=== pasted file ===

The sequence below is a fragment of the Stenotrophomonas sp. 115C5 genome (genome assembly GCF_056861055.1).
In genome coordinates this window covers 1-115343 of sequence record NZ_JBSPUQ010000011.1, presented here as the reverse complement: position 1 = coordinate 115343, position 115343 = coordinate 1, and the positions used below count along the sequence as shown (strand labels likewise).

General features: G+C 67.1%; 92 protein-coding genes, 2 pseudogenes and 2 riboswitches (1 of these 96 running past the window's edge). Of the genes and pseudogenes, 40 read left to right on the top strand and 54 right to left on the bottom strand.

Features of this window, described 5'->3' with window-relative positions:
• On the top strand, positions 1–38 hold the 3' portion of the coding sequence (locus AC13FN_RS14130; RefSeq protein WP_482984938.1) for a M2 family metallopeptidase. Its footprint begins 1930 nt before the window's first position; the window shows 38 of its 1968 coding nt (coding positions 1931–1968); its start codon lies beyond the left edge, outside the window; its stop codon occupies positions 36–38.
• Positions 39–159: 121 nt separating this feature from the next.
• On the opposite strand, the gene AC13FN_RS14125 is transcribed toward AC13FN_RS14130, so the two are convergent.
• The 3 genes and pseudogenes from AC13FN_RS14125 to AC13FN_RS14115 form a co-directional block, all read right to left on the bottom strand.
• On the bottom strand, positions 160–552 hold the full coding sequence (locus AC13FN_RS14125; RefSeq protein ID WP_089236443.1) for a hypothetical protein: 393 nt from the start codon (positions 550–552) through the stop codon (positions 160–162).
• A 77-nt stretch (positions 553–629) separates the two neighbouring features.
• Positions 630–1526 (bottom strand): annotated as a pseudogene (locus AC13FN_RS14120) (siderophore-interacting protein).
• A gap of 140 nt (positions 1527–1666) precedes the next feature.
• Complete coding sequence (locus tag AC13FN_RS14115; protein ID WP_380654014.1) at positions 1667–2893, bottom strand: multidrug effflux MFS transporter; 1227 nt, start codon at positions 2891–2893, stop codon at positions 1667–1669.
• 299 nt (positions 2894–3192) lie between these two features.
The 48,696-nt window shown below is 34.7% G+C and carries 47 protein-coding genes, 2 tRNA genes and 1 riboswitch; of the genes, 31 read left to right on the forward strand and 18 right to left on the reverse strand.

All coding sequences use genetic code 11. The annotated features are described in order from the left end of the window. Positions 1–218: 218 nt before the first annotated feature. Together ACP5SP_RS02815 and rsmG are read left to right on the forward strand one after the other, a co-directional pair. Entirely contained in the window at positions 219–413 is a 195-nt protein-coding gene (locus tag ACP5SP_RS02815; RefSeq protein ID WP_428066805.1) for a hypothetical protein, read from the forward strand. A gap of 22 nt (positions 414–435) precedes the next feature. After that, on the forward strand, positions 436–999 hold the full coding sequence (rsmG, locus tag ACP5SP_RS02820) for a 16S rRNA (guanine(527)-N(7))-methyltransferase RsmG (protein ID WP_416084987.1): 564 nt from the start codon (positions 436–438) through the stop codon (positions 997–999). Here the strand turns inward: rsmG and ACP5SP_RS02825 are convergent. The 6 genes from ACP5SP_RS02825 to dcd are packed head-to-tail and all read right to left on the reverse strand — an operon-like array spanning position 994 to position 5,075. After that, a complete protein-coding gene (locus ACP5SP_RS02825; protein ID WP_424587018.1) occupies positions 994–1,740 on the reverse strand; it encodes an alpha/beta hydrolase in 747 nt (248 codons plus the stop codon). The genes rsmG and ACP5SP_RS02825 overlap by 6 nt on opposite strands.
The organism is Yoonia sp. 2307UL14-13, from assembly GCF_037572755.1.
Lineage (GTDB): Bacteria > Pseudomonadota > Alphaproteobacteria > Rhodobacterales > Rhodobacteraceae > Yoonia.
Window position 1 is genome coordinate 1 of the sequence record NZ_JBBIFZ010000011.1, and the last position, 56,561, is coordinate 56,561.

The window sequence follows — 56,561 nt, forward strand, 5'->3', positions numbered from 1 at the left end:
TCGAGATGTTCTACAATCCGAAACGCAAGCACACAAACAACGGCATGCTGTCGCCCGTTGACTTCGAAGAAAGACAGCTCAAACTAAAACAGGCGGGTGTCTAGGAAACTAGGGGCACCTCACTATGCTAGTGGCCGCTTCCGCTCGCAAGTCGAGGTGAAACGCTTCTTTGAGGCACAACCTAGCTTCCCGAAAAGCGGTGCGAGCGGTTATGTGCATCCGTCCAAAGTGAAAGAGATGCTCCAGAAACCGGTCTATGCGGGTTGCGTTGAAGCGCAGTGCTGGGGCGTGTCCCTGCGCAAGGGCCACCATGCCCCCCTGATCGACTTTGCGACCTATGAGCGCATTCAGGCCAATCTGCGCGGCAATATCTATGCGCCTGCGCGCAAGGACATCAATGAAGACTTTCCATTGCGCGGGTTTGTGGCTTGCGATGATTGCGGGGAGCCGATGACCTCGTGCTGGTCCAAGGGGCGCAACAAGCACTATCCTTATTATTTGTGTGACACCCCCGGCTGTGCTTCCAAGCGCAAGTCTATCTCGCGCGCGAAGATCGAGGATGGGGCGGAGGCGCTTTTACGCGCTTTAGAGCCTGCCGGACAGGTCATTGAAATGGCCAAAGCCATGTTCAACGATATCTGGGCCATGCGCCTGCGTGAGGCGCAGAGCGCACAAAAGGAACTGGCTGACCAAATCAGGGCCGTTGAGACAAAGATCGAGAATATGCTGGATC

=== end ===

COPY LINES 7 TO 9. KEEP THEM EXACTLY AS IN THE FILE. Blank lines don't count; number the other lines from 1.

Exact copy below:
• On the opposite strand, the gene AC13FN_RS14125 is transcribed toward AC13FN_RS14130, so the two are convergent.
• The 3 genes and pseudogenes from AC13FN_RS14125 to AC13FN_RS14115 form a co-directional block, all read right to left on the bottom strand.
• On the bottom strand, positions 160–552 hold the full coding sequence (locus AC13FN_RS14125; RefSeq protein ID WP_089236443.1) for a hypothetical protein: 393 nt from the start codon (positions 550–552) through the stop codon (positions 160–162).